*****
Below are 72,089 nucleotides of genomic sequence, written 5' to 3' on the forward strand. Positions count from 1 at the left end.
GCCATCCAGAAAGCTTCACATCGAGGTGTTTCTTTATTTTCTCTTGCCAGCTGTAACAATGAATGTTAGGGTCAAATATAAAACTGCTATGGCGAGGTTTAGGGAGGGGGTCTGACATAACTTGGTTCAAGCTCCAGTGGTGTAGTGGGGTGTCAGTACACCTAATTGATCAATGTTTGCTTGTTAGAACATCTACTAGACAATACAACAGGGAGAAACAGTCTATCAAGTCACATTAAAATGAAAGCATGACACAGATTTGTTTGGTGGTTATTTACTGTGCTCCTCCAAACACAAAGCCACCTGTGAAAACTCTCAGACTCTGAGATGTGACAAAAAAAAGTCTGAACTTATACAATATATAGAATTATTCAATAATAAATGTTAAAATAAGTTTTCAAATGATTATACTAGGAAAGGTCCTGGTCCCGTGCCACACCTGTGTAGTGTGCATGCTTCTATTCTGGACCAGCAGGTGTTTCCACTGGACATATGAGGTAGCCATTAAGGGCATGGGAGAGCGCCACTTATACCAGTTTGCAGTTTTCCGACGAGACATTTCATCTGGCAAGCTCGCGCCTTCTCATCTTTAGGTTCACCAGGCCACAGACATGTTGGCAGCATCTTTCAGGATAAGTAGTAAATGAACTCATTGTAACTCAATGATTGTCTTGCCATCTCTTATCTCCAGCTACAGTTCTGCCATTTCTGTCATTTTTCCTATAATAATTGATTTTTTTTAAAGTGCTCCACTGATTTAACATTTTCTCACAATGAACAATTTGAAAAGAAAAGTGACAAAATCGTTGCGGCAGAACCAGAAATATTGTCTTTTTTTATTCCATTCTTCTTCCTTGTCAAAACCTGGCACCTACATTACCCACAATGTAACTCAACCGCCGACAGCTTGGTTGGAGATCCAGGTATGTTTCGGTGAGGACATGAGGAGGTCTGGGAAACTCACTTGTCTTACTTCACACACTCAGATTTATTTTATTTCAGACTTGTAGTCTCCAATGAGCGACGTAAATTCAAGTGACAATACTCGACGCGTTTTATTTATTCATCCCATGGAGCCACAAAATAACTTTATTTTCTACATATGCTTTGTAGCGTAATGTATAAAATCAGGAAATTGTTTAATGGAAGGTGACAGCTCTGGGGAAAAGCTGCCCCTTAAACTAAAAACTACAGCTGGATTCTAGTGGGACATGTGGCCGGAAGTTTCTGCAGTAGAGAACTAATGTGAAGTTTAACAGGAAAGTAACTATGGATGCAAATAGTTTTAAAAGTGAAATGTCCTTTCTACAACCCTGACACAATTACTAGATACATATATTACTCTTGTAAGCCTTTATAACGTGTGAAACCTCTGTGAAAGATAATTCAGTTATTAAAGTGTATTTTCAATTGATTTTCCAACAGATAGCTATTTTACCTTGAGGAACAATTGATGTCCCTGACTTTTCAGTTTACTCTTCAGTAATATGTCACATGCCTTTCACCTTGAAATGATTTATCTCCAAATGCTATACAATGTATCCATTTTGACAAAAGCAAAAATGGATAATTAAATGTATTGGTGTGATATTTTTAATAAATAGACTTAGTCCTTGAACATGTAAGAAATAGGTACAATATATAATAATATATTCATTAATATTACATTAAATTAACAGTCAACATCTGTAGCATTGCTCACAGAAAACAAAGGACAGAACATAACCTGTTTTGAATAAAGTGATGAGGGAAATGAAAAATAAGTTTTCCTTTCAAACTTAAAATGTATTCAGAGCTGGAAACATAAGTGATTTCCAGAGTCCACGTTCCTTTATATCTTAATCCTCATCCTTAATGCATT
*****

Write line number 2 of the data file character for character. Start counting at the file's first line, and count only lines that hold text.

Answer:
GCCATCCAGAAAGCTTCACATCGAGGTGTTTCTTTATTTTCTCTTGCCAGCTGTAACAATGAATGTTAGGGTCAAATATAAAACTGCTATGGCGAGGTTTAGGGAGGGGGTCTGACATAACTTGGTTCAAGCTCCAGTGGTGTAGTGGGGTGTCAGTACACCTAATTGATCAATGTTTGCTTGTTAGAACATCTACTAGACAATACAACAGGGAGAAACAGTCTATCAAGTCACATTAAAATGAAAGCATGACACAGATTTGTTTGGTGGTTATTTACTGTGCTCCTCCAAACACAAAGCCACCTGTGAAAACTCTCAGACTCTGAGATGTGACAAAAAAAAGTCTGAACTTATACAATATATAGAATTATTCAATAATAAATGTTAAAATAAGTTTTCAAATGATTATACTAGGAAAGGTCCTGGTCCCGTGCCACACCTGTGTAGTGTGCATGCTTCTATTCTGGACCAGCAGGTGTTTCCACTGGACATATGAGGTAGCCATTAAGGGCATGGGAGAGCGCCACTTATACCAGTTTGCAGTTTTCCGACGAGACATTTCATCTGGCAAGCTCGCGCCTTCTCATCTTTAGGTTCACCAGGCCACAGACATGTTGGCAGCATCTTTCAGGATAAGTAGTAAATGAACTCATTGTAACTCAATGATTGTCTTGCCATCTCTTATCTCCAGCTACAGTTCTGCCATTTCTGTCATTTTTCCTATAATAATTGATTTTTTTTAAAGTGCTCCACTGATTTAACATTTTCTCACAATGAACAATTTGAAAAGAAAAGTGACAAAATCGTTGCGGCAGAACCAGAAATATTGTCTTTTTTTATTCCATTCTTCTTCCTTGTCAAAACCTGGCACCTACATTACCCACAATGTAACTCAACCGCCGACAGCTTGGTTGGAGATCCAGGTATGTTTCGGTGAGGACATGAGGAGGTCTGGGAAACTCACTTGTCTTACTTCACACACTCAGATTTATTTTATTTCAGACTTGTAGTCTCCAATGAGCGACGTAAATTCAAGTGACAATACTCGACGCGTTTTATTTATTCATCCCATGGAGCCACAAAATAACTTTATTTTCTACATATGCTTTGTAGCGTAATGTATAAAATCAGGAAATTGTTTAATGGAAGGTGACAGCTCTGGGGAAAAGCTGCCCCTTAAACTAAAAACTACAGCTGGATTCTAGTGGGACATGTGGCCGGAAGTTTCTGCAGTAGAGAACTAATGTGAAGTTTAACAGGAAAGTAACTATGGATGCAAATAGTTTTAAAAGTGAAATGTCCTTTCTACAACCCTGACACAATTACTAGATACATATATTACTCTTGTAAGCCTTTATAACGTGTGAAACCTCTGTGAAAGATAATTCAGTTATTAAAGTGTATTTTCAATTGATTTTCCAACAGATAGCTATTTTACCTTGAGGAACAATTGATGTCCCTGACTTTTCAGTTTACTCTTCAGTAATATGTCACATGCCTTTCACCTTGAAATGATTTATCTCCAAATGCTATACAATGTATCCATTTTGACAAAAGCAAAAATGGATAATTAAATGTATTGGTGTGATATTTTTAATAAATAGACTTAGTCCTTGAACATGTAAGAAATAGGTACAATATATAATAATATATTCATTAATATTACATTAAATTAACAGTCAACATCTGTAGCATTGCTCACAGAAAACAAAGGACAGAACATAACCTGTTTTGAATAAAGTGATGAGGGAAATGAAAAATAAGTTTTCCTTTCAAACTTAAAATGTATTCAGAGCTGGAAACATAAGTGATTTCCAGAGTCCACGTTCCTTTATATCTTAATCCTCATCCTTAATGCATT